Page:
State governments allocate authority, under a federally imposed cap, to issue tax-exempt bonds that fund ?private activities? such as industrial expansion, student loans, and low-income housing. This paper presents political economy models of the allocation process and an empirical analysis. Due to an idiosyncrasy of the tax code, the annual per capita volume cap varies widely across states. I estimate that, on average, there is an additional $0.80 per capita per year of borrowing for each additional dollar per capita of volume cap. This confirms that the cap is a binding constraint in most ...
Internal Migration in the United States: A Comparative Assessment of the Utility of the Consumer Credit Panel
This paper demonstrates that credit bureau data, such as the Federal Reserve Bank of New York Consumer Credit Panel/Equifax (CCP), can be used to study internal migration in the United States. It is comparable to, and in some ways superior to, the standard data used to study migration, including the American Community Survey (ACS), the Current Population Survey (CPS), and the Internal Revenue Service (IRS) county-to-county migration data. CCP-based estimates of migration intensity, connectivity, and spatial focusing are similar to estimates derived from the ACS, CPS, and IRS data. The CCP can ...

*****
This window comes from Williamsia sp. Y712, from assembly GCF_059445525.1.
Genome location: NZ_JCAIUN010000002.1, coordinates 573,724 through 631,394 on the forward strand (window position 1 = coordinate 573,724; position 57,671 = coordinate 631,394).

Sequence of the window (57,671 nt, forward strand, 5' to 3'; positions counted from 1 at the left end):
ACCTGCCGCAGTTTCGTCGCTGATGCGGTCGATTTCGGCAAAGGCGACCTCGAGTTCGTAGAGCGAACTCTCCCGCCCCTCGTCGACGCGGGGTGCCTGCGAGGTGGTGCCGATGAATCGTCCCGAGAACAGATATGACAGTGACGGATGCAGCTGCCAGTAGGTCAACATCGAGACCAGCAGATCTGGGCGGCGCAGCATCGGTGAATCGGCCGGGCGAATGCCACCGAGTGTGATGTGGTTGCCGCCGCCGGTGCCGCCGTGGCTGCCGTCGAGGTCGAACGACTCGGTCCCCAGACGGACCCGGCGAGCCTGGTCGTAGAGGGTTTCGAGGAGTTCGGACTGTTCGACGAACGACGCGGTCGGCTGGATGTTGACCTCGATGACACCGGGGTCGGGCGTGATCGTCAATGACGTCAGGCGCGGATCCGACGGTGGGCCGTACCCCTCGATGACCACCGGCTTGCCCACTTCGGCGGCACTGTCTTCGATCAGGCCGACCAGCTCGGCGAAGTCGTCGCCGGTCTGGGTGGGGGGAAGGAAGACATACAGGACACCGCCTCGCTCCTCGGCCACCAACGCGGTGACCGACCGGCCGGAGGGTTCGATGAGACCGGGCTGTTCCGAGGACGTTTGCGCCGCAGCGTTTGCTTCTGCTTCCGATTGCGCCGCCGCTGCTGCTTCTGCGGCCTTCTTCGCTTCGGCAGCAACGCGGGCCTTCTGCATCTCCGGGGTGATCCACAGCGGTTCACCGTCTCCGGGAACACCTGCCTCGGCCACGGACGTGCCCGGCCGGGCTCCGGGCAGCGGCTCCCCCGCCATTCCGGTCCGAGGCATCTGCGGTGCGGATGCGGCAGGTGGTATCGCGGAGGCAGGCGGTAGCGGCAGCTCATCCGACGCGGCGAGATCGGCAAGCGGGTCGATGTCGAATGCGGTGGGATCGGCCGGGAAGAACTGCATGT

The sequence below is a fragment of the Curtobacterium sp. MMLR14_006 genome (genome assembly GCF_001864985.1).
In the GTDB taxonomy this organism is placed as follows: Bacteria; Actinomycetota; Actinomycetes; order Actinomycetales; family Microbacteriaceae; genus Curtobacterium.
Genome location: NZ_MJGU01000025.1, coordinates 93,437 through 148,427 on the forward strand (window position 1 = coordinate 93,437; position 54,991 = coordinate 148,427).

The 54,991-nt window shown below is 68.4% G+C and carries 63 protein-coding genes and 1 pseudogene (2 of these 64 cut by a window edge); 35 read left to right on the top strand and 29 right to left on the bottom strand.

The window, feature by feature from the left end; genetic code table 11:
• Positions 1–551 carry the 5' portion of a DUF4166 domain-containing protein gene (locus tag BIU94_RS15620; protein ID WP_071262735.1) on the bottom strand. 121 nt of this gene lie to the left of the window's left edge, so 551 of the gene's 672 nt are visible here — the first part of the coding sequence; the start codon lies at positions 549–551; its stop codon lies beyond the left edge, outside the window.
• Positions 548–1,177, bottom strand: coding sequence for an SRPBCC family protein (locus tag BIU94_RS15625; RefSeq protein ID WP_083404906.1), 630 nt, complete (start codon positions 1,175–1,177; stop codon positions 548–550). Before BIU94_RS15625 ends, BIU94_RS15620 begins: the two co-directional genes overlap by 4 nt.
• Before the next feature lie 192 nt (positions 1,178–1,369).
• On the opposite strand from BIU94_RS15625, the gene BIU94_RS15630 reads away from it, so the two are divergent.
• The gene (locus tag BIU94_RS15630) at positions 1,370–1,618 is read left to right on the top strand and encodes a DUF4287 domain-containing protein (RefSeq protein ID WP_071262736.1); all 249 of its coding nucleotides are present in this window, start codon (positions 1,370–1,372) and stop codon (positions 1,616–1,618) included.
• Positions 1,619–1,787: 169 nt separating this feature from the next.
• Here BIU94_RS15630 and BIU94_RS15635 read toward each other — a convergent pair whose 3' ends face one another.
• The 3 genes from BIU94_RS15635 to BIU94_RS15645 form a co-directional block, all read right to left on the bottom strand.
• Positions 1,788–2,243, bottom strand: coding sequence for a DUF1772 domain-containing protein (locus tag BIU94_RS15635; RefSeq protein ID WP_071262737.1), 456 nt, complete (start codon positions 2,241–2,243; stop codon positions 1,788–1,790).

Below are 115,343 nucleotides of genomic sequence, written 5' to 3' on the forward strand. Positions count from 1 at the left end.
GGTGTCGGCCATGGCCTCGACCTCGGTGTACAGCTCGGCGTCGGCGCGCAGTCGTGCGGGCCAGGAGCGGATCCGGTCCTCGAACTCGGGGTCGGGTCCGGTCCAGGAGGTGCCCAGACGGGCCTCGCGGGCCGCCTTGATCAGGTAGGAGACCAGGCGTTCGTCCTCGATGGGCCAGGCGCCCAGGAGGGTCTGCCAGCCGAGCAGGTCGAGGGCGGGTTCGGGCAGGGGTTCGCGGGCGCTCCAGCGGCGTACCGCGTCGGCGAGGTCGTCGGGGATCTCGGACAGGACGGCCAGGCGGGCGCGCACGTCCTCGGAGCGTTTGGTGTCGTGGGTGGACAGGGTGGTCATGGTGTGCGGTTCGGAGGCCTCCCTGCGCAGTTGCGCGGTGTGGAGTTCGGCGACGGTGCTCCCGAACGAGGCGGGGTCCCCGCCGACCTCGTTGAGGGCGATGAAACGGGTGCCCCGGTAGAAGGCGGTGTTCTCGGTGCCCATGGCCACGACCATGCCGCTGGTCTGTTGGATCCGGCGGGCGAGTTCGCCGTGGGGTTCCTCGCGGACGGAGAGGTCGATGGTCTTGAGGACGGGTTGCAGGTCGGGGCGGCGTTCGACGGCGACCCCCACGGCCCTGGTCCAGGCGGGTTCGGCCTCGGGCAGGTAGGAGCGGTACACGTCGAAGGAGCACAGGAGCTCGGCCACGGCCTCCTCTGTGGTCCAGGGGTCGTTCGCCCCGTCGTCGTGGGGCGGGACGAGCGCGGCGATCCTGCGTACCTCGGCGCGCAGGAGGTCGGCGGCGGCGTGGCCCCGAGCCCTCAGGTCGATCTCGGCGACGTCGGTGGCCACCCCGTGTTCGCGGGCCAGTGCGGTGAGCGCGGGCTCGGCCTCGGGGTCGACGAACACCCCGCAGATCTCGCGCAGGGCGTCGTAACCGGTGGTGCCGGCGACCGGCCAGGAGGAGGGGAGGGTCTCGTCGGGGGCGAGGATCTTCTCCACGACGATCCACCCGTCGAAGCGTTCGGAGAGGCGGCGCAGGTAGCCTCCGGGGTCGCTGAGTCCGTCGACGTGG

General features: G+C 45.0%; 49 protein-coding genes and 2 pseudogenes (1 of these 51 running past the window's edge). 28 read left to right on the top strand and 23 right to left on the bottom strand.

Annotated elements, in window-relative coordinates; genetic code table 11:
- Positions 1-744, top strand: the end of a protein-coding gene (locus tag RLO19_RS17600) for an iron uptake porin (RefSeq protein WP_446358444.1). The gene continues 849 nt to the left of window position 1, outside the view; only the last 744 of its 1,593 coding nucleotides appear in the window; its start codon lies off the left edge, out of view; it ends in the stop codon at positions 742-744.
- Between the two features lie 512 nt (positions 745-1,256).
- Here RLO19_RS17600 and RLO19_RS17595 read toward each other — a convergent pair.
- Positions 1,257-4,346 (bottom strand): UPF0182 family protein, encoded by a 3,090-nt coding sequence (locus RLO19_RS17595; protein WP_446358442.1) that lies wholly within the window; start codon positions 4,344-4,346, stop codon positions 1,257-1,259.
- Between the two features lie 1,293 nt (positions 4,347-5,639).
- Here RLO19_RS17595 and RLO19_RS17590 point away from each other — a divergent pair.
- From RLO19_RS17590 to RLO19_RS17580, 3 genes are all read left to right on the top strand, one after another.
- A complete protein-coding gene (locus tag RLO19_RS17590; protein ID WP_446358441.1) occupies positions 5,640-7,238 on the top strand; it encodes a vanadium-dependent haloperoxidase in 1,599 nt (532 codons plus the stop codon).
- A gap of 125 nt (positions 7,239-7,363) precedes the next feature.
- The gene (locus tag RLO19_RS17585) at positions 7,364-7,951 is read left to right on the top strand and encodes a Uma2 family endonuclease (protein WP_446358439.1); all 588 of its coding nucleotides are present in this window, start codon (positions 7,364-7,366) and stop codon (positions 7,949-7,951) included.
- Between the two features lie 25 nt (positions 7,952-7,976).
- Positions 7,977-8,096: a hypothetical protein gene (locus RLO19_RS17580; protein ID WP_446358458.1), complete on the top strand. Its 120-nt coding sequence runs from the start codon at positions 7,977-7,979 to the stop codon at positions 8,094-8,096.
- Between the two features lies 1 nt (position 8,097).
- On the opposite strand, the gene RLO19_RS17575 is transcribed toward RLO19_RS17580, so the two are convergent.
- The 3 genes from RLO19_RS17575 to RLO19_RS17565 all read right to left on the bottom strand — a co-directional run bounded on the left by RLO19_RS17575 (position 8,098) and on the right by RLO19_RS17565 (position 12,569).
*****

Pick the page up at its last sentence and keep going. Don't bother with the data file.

A conference on consumer protection in financial product markets
A conference organized by the Federal Reserve Bank of Cleveland engendered an informative discussion of consumer protection in financial products markets. Anticipating significant changes in financial regulation, the conference asked the question, "How could regulators successfully protect consumers?" It intentionally looked beyond the existing institutions. The first of three panels discussed how consumers gather information and process it to make purchase decisions. Lessons learned from research on food labeling and shopping were discussed. Another panel examined the roles of ...